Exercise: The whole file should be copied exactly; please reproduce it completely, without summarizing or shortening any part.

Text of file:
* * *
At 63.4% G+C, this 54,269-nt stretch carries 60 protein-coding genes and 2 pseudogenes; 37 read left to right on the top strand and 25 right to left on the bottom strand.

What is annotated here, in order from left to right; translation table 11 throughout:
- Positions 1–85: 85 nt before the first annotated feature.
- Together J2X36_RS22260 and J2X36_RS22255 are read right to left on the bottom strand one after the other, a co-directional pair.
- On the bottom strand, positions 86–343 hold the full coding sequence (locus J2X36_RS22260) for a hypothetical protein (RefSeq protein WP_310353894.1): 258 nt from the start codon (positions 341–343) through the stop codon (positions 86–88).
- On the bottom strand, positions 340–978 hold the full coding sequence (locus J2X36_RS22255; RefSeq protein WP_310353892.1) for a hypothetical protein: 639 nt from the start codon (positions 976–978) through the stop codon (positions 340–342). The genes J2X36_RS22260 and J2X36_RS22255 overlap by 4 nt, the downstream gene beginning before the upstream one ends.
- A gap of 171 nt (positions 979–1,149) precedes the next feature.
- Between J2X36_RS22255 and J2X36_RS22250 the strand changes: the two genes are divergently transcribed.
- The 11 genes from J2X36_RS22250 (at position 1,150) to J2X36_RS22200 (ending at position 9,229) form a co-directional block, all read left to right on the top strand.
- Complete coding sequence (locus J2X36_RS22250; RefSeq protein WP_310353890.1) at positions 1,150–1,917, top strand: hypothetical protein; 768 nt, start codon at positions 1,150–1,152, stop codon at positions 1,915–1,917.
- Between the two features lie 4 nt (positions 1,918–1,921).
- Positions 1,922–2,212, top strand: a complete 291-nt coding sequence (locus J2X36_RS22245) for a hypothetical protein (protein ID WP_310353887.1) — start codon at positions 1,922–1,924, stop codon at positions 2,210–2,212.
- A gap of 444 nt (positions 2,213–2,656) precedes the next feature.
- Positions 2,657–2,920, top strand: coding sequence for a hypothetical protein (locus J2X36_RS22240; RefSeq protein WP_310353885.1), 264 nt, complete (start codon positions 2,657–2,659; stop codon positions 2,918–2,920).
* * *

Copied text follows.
At 63.4% G+C, this 54,269-nt stretch carries 60 protein-coding genes and 2 pseudogenes; 37 read left to right on the top strand and 25 right to left on the bottom strand.

What is annotated here, in order from left to right; translation table 11 throughout:
- Positions 1–85: 85 nt before the first annotated feature.
- Together J2X36_RS22260 and J2X36_RS22255 are read right to left on the bottom strand one after the other, a co-directional pair.
- On the bottom strand, positions 86–343 hold the full coding sequence (locus J2X36_RS22260) for a hypothetical protein (RefSeq protein WP_310353894.1): 258 nt from the start codon (positions 341–343) through the stop codon (positions 86–88).
- On the bottom strand, positions 340–978 hold the full coding sequence (locus J2X36_RS22255; RefSeq protein WP_310353892.1) for a hypothetical protein: 639 nt from the start codon (positions 976–978) through the stop codon (positions 340–342). The genes J2X36_RS22260 and J2X36_RS22255 overlap by 4 nt, the downstream gene beginning before the upstream one ends.
- A gap of 171 nt (positions 979–1,149) precedes the next feature.
- Between J2X36_RS22255 and J2X36_RS22250 the strand changes: the two genes are divergently transcribed.
- The 11 genes from J2X36_RS22250 (at position 1,150) to J2X36_RS22200 (ending at position 9,229) form a co-directional block, all read left to right on the top strand.
- Complete coding sequence (locus J2X36_RS22250; RefSeq protein WP_310353890.1) at positions 1,150–1,917, top strand: hypothetical protein; 768 nt, start codon at positions 1,150–1,152, stop codon at positions 1,915–1,917.
- Between the two features lie 4 nt (positions 1,918–1,921).
- Positions 1,922–2,212, top strand: a complete 291-nt coding sequence (locus J2X36_RS22245) for a hypothetical protein (protein ID WP_310353887.1) — start codon at positions 1,922–1,924, stop codon at positions 2,210–2,212.
- A gap of 444 nt (positions 2,213–2,656) precedes the next feature.
- Positions 2,657–2,920, top strand: coding sequence for a hypothetical protein (locus J2X36_RS22240; RefSeq protein WP_310353885.1), 264 nt, complete (start codon positions 2,657–2,659; stop codon positions 2,918–2,920).